Through Hyperspectral Imaging, We’re Transforming Forest Health and Long-Term Sustainability.
Out of SITE
Using Technology to Bring History to Life
By Katie Eickhoff
On a hot day in July, Northrop Grumman Research Scientist Jennifer VanBerschot and a team of engineers walked between several adobe mudbrick structures at Fort Selden in southern New Mexico. The site is located on the historic El Camino Real, an indigenous trade route later used by Spanish settlers. In the 1800s, the Fort was constructed on the site and used by the U.S. military including four units of “Buffalo soldiers,” regiments of Black soldiers that formed after the Civil War and served primarily in the western United States.
The site represents the layered history of New Mexico, and Jennifer and the Cultural Scans for an Interactive 3D Experience (SITEs) team were there to help tell these stories using technology.
The Right Team for the Job
SITEs is an expansion of Northrop Grumman’s Technology for Conservation (T4C) initiative, through which Northrop Grumman engineers use technology to aid conservation work while growing their skills. Traditionally, T4C projects have focused on conserving the natural environment, but the SITEs team focused on technologies to aid in cultural conservation.
The team decided on photogrammetry, or image-based modeling, which can take photographs and drone imagery of cultural sites as well as light detection and ranging (LiDAR), which can be used to scan above and below the ground.
“We wanted to hone our skill with these technologies for the business, while helping our community,” said Jennifer.
Jennifer called the New Mexico Humanities Council (NMHC) — which had previously expressed interest in using technology to preserve historic sites, like Fort Selden, that are inaccessible or lack resources for study — to see if NMHC would be interested in partnering with the SITEs team.
“We needed sophisticated technology with capable people at the helm,” said NMHC Program Manager Bethany Tabor. “Having Northop Grumman step in filled a major gap.”
With their partnership established, the SITEs team then worked with NMHC and the New Mexico Historic Sites system to select places to scan starting with Fort Selden, which is located on Apache land. The NMHC has relationships with Native American tribes, including the Apache, to ensure that all cultural preservation work done on-site has the tribes’ full support.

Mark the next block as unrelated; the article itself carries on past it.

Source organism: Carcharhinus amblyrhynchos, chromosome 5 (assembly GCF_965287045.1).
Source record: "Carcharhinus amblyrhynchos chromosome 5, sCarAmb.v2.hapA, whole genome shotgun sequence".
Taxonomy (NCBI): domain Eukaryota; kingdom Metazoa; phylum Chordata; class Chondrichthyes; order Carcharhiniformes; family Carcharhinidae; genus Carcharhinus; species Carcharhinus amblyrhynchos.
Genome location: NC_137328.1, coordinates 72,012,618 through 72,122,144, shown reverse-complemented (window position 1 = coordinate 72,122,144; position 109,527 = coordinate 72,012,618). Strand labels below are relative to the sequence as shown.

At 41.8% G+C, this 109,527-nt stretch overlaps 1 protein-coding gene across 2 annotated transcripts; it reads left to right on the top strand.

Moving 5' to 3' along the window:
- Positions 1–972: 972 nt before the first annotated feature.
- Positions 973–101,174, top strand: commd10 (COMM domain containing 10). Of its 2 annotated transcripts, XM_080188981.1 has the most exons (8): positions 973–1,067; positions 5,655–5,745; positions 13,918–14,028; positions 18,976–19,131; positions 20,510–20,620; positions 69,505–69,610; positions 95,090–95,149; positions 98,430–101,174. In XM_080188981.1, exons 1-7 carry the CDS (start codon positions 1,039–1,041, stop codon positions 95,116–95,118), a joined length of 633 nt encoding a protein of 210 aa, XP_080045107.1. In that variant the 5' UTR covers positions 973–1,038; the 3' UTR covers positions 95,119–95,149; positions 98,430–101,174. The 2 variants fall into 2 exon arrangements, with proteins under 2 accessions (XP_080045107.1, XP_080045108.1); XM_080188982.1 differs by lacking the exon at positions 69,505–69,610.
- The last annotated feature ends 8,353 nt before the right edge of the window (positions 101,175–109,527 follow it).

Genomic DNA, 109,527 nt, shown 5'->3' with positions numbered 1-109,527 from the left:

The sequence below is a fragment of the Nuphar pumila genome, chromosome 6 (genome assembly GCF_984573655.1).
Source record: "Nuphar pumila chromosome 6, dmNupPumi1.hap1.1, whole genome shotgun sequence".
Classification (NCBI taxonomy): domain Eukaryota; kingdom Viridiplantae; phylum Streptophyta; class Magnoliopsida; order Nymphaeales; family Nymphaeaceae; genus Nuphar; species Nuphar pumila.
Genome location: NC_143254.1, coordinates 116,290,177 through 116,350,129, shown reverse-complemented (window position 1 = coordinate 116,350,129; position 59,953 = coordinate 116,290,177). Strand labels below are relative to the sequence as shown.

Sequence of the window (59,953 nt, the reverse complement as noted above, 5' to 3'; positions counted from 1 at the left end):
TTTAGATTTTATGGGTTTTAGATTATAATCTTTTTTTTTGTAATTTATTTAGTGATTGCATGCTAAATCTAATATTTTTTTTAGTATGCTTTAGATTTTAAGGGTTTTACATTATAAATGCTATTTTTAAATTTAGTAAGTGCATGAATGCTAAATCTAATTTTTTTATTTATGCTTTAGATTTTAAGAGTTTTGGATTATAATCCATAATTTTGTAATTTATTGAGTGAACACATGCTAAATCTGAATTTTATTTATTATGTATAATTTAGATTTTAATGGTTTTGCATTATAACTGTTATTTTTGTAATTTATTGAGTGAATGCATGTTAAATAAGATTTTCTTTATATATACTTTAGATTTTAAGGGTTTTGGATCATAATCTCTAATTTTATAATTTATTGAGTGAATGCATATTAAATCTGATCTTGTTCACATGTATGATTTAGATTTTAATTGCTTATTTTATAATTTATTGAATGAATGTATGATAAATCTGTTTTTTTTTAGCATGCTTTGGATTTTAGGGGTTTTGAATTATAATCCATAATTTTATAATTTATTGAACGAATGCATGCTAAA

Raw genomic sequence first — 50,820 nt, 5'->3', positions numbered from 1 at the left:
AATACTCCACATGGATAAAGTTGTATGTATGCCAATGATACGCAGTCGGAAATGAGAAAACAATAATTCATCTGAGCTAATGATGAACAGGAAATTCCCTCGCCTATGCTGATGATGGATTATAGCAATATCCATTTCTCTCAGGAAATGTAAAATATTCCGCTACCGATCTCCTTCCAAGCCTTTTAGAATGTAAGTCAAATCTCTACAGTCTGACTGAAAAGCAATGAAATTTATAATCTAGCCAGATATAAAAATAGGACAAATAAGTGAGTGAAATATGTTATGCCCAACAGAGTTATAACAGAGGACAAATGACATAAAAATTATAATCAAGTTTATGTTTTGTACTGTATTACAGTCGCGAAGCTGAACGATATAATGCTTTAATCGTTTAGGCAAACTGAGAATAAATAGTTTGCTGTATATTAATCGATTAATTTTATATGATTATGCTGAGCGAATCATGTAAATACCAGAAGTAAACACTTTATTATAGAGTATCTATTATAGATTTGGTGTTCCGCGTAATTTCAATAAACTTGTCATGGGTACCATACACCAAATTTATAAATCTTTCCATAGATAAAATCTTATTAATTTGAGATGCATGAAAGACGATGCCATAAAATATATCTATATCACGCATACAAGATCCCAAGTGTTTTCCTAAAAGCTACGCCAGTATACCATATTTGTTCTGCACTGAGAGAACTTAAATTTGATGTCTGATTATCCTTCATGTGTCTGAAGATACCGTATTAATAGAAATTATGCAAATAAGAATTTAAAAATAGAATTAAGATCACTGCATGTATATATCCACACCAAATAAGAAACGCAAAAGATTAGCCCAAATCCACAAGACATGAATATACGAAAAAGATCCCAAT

The digital preservation of each site, using photogrammetry and LiDAR, will leave no trace. It will identify the original state of buildings and artifacts as well as meet the audiences of today in digital spaces, where they can go beyond plastic signs fading in the sun and use tools like augmented reality to learn the stories of peoples who used the area.
“So many different narratives converge in New Mexico, where you have thousands of years of human history,” said Bethany. “Having a digital environment provides us with more space to be able to tell those narratives.
”The Fort Selden scan is the initial chapter in the collection of stories that technology will help tell in southern New Mexico. The next site on the team’s list is Sevilleta, New Mexico, which was home to a Pueblo people called the Los Peros. The site is crumbling back into the desert, and without study and digital preservation efforts, the story of the Los Peros could be completely lost.
The data from Fort Selden and, later, Sevilleta, will be used to render 3D, immersive models of the locations. A 3D model walkthrough would support a deeper appreciation for the people and cultures who have long called the sites home.
“Technology is a tool to bring history to life,” said Jennifer. “Technology helps us bring that commitment to shared success to everyone who has a story to tell — past and present.”
Above: Dan Otero, a member of the Northrop Grumman SITEs team, launches a drone to gather imagery data of a historical site in southern New Mexico.
Top: A member of the Northrop Grumman SITEs team and the New Mexico Humanities Council examine a 3D scan of Ft. Selden, a historic site in New Mexico.